I must admit that when I heard hugely popular SF author John Scalzi, a multiple Hugo Award finalist, was writing a novel entitled Fuzzy Nationthat riffed off of H. Beam Piper's iconic creation, I was a little, dare I say it...fuzzy...on the details. It'd been awhile since I'd read H. Beam Piper, but I did remember liking the stories.
So if you're thinking "Wait. What? Fuzzies?", you may not be alone. Although Piper is known to core science fiction fans, his last Fuzzies book came out in 1964, the year of his death, with a posthumous collection published in 1984. Two additional Fuzzy books have been written, by Ardath Mayhar and William Turning, but Scalzi's is significant for being a reboot of the original franchise"”taking as its source material the original book, Little Fuzzy.
The Fuzzy books were part of Piper's Terro-Human Future History series, which provides a detailed account of about six thousand years of human history, dating back to 1942, the year the first fissoon reactor was created (or, in Piper parlance, year 1 A.E., Atomic Era). In Piper's future, part of it now our past, a nuclear war lays waste to Earth in 1973. This catastrophic event leads to the creation of a Terran Federation and the invention of anti-gravity space technology. In exploring the stars, humankind eventually comes across the Fuzzies: first contact with an intelligent alien species.
What, exactly, are Fuzzies? Small furry bipeds on the planet Zarathustra that turn out to have their own civilization, and are hugely misunderstood by the humans who encounter them. As in the original novel, this reboot features prospector Jack Holloway. Holloway works as an independent contractor for the huge ZaraCorp mining corporation. The potential conflict between Holloway's maverick ways and ZaraCorp heats up because of the Fuzzies: the corporation's right to exploit the planet is based entirely on being able to prove to Earth authorities that no intelligent species live there.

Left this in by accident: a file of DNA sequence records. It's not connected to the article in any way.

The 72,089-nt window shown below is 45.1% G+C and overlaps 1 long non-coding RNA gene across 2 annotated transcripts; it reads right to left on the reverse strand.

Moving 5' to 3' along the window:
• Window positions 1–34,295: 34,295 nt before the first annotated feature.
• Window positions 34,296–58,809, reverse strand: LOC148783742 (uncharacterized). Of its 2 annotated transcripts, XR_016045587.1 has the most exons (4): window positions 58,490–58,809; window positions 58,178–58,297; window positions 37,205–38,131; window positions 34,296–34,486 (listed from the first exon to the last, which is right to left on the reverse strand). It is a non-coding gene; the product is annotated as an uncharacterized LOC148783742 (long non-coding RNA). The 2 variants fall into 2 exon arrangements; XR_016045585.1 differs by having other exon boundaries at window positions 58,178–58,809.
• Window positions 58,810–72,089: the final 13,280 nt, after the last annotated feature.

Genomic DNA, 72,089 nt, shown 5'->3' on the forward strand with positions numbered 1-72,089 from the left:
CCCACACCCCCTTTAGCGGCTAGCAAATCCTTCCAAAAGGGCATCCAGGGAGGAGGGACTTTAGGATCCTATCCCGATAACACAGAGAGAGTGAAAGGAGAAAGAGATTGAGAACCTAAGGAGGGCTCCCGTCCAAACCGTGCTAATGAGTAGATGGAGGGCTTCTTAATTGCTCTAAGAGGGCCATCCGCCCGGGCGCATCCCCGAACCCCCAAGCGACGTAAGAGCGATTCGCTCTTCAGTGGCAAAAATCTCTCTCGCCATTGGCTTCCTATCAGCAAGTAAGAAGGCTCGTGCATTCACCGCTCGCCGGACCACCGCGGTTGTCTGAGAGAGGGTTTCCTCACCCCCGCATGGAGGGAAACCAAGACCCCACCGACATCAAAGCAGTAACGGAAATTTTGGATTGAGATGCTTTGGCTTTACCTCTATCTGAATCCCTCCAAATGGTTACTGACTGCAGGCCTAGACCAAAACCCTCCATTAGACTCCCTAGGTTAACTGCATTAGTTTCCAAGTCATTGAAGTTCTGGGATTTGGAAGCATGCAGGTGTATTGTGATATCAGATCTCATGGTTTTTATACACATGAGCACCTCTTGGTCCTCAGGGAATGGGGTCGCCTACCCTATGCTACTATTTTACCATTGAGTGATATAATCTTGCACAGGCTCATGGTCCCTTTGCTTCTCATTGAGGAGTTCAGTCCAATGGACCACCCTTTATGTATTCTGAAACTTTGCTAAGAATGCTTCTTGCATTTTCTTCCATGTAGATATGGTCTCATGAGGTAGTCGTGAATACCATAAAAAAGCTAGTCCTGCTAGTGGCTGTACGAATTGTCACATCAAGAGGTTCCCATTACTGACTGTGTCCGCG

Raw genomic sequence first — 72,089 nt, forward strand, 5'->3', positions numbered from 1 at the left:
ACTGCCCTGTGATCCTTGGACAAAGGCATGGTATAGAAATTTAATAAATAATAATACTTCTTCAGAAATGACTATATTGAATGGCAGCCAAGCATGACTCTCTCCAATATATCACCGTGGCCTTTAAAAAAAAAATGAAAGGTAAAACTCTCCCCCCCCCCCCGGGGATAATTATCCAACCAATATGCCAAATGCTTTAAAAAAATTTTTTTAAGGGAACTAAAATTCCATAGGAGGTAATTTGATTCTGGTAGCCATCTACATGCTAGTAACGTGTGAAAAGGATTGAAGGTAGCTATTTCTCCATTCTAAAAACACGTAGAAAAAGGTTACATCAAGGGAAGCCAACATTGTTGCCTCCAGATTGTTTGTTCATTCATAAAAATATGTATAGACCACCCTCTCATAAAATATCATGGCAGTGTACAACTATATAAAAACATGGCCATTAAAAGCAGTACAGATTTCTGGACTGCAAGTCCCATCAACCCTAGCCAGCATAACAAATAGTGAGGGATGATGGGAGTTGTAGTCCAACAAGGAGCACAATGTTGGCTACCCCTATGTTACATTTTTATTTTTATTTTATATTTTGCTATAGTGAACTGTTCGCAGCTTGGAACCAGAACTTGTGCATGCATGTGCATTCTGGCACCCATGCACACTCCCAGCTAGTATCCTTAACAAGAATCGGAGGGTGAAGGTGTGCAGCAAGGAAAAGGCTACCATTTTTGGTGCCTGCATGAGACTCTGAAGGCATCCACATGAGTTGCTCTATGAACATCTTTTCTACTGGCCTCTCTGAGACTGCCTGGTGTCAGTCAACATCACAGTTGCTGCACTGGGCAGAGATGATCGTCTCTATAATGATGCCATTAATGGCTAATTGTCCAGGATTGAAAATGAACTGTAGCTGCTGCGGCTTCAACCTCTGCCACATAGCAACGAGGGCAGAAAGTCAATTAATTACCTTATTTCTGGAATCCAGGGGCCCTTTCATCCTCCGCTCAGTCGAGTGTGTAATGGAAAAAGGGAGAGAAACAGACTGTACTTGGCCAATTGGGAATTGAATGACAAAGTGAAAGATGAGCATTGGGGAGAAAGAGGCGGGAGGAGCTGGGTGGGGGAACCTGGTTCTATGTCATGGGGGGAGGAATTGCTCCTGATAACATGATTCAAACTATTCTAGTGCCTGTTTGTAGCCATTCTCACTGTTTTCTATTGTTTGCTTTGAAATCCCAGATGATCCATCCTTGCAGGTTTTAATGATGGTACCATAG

John Scalzi: Mostly because I thought it would be fun. I wrote Fuzzy Nationwhen I was between publishing projects, mostly for my own amusement, and not as something I actually intended for publication. It was only after it was finished that my agent said "Hey, I could work with this," and started the process of getting it published. That said, any time is a good time to help people make the acquaintance of the fuzzies, and of H. Beam Piper, the author who originally thought them up.
Amazon.com: How are Fuzzies different from Ewoks, Plushies, and Softies?
John Scalzi: I think they're smarter and more complex than, say, the Ewoks, who are basically just furry cavemen. I think in both Piper's tale and my own, the motivations of the creatures aren't always obvious or straightforward -- they can be devious for their own ends when it suits them. They're more than just adorably marketable teddy-bear-like objects, which is one of the reasons for their longevity.
Amazon.com: H. Beam Piper probably isn't a household name to the new generation of SF/F fans coming up. Thinking back to your reading growing up, who else would you recommend that might not be hugely known these days?